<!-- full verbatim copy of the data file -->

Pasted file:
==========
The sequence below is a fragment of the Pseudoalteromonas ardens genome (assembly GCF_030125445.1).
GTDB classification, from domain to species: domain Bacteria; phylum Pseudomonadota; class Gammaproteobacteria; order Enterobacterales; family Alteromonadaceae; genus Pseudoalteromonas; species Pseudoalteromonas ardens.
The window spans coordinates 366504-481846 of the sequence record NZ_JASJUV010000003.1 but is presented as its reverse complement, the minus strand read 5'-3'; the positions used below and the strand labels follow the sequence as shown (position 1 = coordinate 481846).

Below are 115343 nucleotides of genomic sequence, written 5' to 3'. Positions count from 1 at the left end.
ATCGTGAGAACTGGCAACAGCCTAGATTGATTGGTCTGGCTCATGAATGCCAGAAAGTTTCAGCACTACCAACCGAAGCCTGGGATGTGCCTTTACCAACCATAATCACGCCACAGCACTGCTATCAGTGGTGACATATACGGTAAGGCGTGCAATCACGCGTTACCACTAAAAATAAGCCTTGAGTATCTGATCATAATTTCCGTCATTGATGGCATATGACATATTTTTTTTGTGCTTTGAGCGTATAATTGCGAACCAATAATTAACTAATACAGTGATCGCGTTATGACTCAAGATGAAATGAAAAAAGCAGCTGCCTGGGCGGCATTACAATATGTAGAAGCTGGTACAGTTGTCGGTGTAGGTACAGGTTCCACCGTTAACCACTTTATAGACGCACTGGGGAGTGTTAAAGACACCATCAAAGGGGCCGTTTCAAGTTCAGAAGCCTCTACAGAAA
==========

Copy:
The sequence below is a fragment of the Pseudoalteromonas ardens genome (assembly GCF_030125445.1).
GTDB classification, from domain to species: domain Bacteria; phylum Pseudomonadota; class Gammaproteobacteria; order Enterobacterales; family Alteromonadaceae; genus Pseudoalteromonas; species Pseudoalteromonas ardens.
The window spans coordinates 366504-481846 of the sequence record NZ_JASJUV010000003.1 but is presented as its reverse complement, the minus strand read 5'-3'; the positions used below and the strand labels follow the sequence as shown (position 1 = coordinate 481846).

Below are 115343 nucleotides of genomic sequence, written 5' to 3'. Positions count from 1 at the left end.
ATCGTGAGAACTGGCAACAGCCTAGATTGATTGGTCTGGCTCATGAATGCCAGAAAGTTTCAGCACTACCAACCGAAGCCTGGGATGTGCCTTTACCAACCATAATCACGCCACAGCACTGCTATCAGTGGTGACATATACGGTAAGGCGTGCAATCACGCGTTACCACTAAAAATAAGCCTTGAGTATCTGATCATAATTTCCGTCATTGATGGCATATGACATATTTTTTTTGTGCTTTGAGCGTATAATTGCGAACCAATAATTAACTAATACAGTGATCGCGTTATGACTCAAGATGAAATGAAAAAAGCAGCTGCCTGGGCGGCATTACAATATGTAGAAGCTGGTACAGTTGTCGGTGTAGGTACAGGTTCCACCGTTAACCACTTTATAGACGCACTGGGGAGTGTTAAAGACACCATCAAAGGGGCCGTTTCAAGTTCAGAAGCCTCTACAGAAA